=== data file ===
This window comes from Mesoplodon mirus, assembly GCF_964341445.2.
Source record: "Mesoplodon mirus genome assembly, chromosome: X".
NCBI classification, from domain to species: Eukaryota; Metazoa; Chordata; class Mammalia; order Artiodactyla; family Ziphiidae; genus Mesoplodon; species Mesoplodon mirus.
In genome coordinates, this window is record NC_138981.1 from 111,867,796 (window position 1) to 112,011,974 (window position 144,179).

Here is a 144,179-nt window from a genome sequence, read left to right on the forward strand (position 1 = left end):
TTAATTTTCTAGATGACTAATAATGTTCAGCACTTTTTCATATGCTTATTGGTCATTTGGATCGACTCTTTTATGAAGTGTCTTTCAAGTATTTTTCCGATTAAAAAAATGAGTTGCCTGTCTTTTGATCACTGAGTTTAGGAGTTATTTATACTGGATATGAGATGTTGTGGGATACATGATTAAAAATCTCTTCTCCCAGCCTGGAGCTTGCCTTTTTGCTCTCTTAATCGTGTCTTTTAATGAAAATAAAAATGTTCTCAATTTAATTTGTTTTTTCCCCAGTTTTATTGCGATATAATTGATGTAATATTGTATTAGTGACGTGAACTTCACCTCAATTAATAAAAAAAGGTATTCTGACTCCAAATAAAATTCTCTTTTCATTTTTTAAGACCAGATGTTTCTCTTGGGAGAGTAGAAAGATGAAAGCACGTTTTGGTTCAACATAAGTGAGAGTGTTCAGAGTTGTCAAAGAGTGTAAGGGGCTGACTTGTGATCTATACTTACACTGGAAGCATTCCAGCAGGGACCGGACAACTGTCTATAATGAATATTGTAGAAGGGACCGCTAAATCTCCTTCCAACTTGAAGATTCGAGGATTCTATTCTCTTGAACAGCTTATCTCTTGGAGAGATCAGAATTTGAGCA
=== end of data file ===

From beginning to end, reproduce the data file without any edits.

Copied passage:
This window comes from Mesoplodon mirus, assembly GCF_964341445.2.
Source record: "Mesoplodon mirus genome assembly, chromosome: X".
NCBI classification, from domain to species: Eukaryota; Metazoa; Chordata; class Mammalia; order Artiodactyla; family Ziphiidae; genus Mesoplodon; species Mesoplodon mirus.
In genome coordinates, this window is record NC_138981.1 from 111,867,796 (window position 1) to 112,011,974 (window position 144,179).

Here is a 144,179-nt window from a genome sequence, read left to right on the forward strand (position 1 = left end):
TTAATTTTCTAGATGACTAATAATGTTCAGCACTTTTTCATATGCTTATTGGTCATTTGGATCGACTCTTTTATGAAGTGTCTTTCAAGTATTTTTCCGATTAAAAAAATGAGTTGCCTGTCTTTTGATCACTGAGTTTAGGAGTTATTTATACTGGATATGAGATGTTGTGGGATACATGATTAAAAATCTCTTCTCCCAGCCTGGAGCTTGCCTTTTTGCTCTCTTAATCGTGTCTTTTAATGAAAATAAAAATGTTCTCAATTTAATTTGTTTTTTCCCCAGTTTTATTGCGATATAATTGATGTAATATTGTATTAGTGACGTGAACTTCACCTCAATTAATAAAAAAAGGTATTCTGACTCCAAATAAAATTCTCTTTTCATTTTTTAAGACCAGATGTTTCTCTTGGGAGAGTAGAAAGATGAAAGCACGTTTTGGTTCAACATAAGTGAGAGTGTTCAGAGTTGTCAAAGAGTGTAAGGGGCTGACTTGTGATCTATACTTACACTGGAAGCATTCCAGCAGGGACCGGACAACTGTCTATAATGAATATTGTAGAAGGGACCGCTAAATCTCCTTCCAACTTGAAGATTCGAGGATTCTATTCTCTTGAACAGCTTATCTCTTGGAGAGATCAGAATTTGAGCA